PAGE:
Claire Peterson ’04, Ph.D.
Associate Professor of Philosophy
Department: Christian Studies & Philosophy
Office: Hughes 145Contact Claire Peterson
I live in Wilmore with my fun, brilliant, wonderfully thoughtful and amazingly organized husband and my very active child. We like to spend our free time together going on walks and coming up with new nicknames for our dog, a small fluffy mutt. When I am by myself, I love reading fiction, some of my favorite “just for fun” authors being Anthony Trollope and (even now as an adult) L.M.Montgomery.
In graduate school, my focus was, “Ethics,” and that’s still the area of philosophy that most interests me. To borrow an example from J.R.R. Tolkien’s Silmarillion, I think of morality as a musical “theme” that humans are asked to play but also adorn as they live their lives and decide how to shape their societies. One of the things that I find fascinating about this process is how often our “playing of the theme” is an essentially social endeavor–the “why” of what I am doing often only makes sense by reference to the “why” of what my “co-actors” (colleagues, friends, fellow church members, etc.) are doing. If we’re going to accomplish much that is of worth, we have to depend on one another and act together. I think this applies both at the level of the “great” things humans do (human accomplishments) as well as the horrible things we do. So, one big question that I am chewing on right now is how to understand responsibility for these great or not-so-great endeavors when we are acting in groups. Is there such a thing as corporate (group) sin? How are individuals responsible for the “actions” of the many groups to which they belong (e.g., a church, a family, a country, or a company)? What does good collective action look like when all the humans involved are oh-so-far from perfect? What does a good human life look like lived out in a far-from-ideal community?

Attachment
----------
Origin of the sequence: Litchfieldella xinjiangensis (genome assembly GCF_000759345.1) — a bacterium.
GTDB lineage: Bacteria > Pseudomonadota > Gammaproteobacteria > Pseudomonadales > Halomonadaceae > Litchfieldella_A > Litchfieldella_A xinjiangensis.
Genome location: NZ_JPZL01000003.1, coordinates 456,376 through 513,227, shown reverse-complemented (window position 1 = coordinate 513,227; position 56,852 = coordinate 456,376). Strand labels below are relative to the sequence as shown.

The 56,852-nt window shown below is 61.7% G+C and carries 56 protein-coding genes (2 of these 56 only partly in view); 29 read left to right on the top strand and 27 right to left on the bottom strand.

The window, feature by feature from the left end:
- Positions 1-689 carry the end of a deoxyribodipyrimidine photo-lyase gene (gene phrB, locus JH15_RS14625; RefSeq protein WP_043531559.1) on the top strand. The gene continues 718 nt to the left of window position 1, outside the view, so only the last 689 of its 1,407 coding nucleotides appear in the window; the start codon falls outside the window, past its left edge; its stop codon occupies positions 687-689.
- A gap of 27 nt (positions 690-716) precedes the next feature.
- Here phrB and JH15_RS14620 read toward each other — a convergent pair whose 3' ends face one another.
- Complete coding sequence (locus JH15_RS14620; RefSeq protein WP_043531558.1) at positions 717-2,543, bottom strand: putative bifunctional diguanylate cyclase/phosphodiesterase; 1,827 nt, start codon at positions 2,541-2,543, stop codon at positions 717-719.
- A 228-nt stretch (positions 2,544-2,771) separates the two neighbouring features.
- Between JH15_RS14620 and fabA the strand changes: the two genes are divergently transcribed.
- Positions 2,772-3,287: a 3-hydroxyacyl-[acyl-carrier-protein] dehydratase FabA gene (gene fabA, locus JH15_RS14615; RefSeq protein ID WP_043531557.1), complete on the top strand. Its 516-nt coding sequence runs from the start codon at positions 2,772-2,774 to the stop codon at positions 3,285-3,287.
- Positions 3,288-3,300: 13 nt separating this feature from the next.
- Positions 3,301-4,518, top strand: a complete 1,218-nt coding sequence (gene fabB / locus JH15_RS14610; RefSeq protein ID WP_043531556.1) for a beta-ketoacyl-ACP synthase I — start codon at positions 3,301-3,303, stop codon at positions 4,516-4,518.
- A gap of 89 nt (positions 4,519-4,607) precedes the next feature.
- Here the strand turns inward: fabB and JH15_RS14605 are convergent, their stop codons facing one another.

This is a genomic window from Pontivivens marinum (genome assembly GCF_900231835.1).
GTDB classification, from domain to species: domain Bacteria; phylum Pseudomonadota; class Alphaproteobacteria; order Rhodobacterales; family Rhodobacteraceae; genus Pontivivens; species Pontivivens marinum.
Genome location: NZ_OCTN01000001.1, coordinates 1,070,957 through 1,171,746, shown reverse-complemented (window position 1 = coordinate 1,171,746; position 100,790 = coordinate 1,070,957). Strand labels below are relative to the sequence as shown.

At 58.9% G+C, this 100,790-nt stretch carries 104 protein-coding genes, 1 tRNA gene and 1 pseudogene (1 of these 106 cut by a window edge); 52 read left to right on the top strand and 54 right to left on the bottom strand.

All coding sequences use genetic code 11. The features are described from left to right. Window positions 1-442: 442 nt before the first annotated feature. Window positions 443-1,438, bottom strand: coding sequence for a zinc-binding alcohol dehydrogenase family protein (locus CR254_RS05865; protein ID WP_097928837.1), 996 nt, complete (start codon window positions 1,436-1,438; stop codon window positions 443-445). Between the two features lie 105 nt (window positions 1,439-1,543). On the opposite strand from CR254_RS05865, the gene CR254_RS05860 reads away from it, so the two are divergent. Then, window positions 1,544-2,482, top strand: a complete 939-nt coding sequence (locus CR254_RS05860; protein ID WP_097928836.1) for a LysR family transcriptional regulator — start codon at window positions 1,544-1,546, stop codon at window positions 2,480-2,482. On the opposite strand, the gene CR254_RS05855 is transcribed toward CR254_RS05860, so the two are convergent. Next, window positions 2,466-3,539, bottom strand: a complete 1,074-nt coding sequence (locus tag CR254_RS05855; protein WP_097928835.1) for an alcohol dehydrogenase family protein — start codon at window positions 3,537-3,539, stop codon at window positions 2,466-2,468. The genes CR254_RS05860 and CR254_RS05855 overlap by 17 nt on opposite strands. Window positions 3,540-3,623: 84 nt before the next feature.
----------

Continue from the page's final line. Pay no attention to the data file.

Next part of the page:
- Ph.D., The University of Notre Dame, Philosophy, May 2011
- M.A., The University of Notre Dame, Philosophy, January 2007
- B.A., Asbury University, History and Philosophy, May 2004
- “Abortion and Contemporary Christianity.” Handbook of Contemporary Christianity in the United States, ed. Mark A. Lamport (Rowman and Littlefield). Forthcoming.
- “Pride in Perfection: A Thomistic Defense of John Wesley’s Doctrine of Entire Sanctification.” Wesleyan Theological Journal, (Fall, 2018).
- “Humility in the Deficient.” Faith and Philosophy, (October, 2017).
- “Natural Law Ethics.” Christian Ethics: Four Views, ed. Steve Wilkens, (InterVarsity Press, 2017).
- “Pollyanna, Moral Sainthood, and Childhood Ideals.” Philosophy in Children’s Literature, ed. Peter R. Costello, (Lexington Books, 2012).
- “Annihilationism: A Philosophical Dead End?” with Jerry L. Walls. The Problem of Hell: A Philosophical Anthology, ed. Joel Buenting, (Ashgate, 2010).